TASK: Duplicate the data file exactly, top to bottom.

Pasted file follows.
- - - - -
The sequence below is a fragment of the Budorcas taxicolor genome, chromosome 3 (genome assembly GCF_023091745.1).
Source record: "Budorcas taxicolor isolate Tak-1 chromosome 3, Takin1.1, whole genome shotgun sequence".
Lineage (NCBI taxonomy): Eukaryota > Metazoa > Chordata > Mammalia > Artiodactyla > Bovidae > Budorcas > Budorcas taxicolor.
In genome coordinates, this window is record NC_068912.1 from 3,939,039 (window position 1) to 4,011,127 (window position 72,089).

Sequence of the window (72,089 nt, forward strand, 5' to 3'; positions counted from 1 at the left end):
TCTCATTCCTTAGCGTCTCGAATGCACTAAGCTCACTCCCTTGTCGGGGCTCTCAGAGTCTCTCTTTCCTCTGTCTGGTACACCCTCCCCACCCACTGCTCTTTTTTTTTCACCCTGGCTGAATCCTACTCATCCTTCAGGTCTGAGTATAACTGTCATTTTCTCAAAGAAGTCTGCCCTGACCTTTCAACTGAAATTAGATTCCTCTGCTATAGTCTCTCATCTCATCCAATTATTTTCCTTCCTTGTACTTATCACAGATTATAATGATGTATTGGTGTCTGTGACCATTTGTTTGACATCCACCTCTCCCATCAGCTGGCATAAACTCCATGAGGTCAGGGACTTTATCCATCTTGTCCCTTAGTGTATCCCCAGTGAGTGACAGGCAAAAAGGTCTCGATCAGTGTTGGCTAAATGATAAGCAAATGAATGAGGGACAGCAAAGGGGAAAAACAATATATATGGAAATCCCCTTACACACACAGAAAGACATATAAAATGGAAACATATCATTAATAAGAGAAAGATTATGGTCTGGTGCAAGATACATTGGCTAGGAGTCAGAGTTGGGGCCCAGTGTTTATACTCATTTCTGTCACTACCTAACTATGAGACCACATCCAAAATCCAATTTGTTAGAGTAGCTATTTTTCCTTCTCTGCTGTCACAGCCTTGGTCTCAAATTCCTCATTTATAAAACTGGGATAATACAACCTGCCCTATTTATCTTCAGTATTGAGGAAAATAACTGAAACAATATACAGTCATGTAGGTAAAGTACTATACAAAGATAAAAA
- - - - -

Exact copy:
The sequence below is a fragment of the Budorcas taxicolor genome, chromosome 3 (genome assembly GCF_023091745.1).
Source record: "Budorcas taxicolor isolate Tak-1 chromosome 3, Takin1.1, whole genome shotgun sequence".
Lineage (NCBI taxonomy): Eukaryota > Metazoa > Chordata > Mammalia > Artiodactyla > Bovidae > Budorcas > Budorcas taxicolor.
In genome coordinates, this window is record NC_068912.1 from 3,939,039 (window position 1) to 4,011,127 (window position 72,089).

Sequence of the window (72,089 nt, forward strand, 5' to 3'; positions counted from 1 at the left end):
TCTCATTCCTTAGCGTCTCGAATGCACTAAGCTCACTCCCTTGTCGGGGCTCTCAGAGTCTCTCTTTCCTCTGTCTGGTACACCCTCCCCACCCACTGCTCTTTTTTTTTCACCCTGGCTGAATCCTACTCATCCTTCAGGTCTGAGTATAACTGTCATTTTCTCAAAGAAGTCTGCCCTGACCTTTCAACTGAAATTAGATTCCTCTGCTATAGTCTCTCATCTCATCCAATTATTTTCCTTCCTTGTACTTATCACAGATTATAATGATGTATTGGTGTCTGTGACCATTTGTTTGACATCCACCTCTCCCATCAGCTGGCATAAACTCCATGAGGTCAGGGACTTTATCCATCTTGTCCCTTAGTGTATCCCCAGTGAGTGACAGGCAAAAAGGTCTCGATCAGTGTTGGCTAAATGATAAGCAAATGAATGAGGGACAGCAAAGGGGAAAAACAATATATATGGAAATCCCCTTACACACACAGAAAGACATATAAAATGGAAACATATCATTAATAAGAGAAAGATTATGGTCTGGTGCAAGATACATTGGCTAGGAGTCAGAGTTGGGGCCCAGTGTTTATACTCATTTCTGTCACTACCTAACTATGAGACCACATCCAAAATCCAATTTGTTAGAGTAGCTATTTTTCCTTCTCTGCTGTCACAGCCTTGGTCTCAAATTCCTCATTTATAAAACTGGGATAATACAACCTGCCCTATTTATCTTCAGTATTGAGGAAAATAACTGAAACAATATACAGTCATGTAGGTAAAGTACTATACAAAGATAAAAA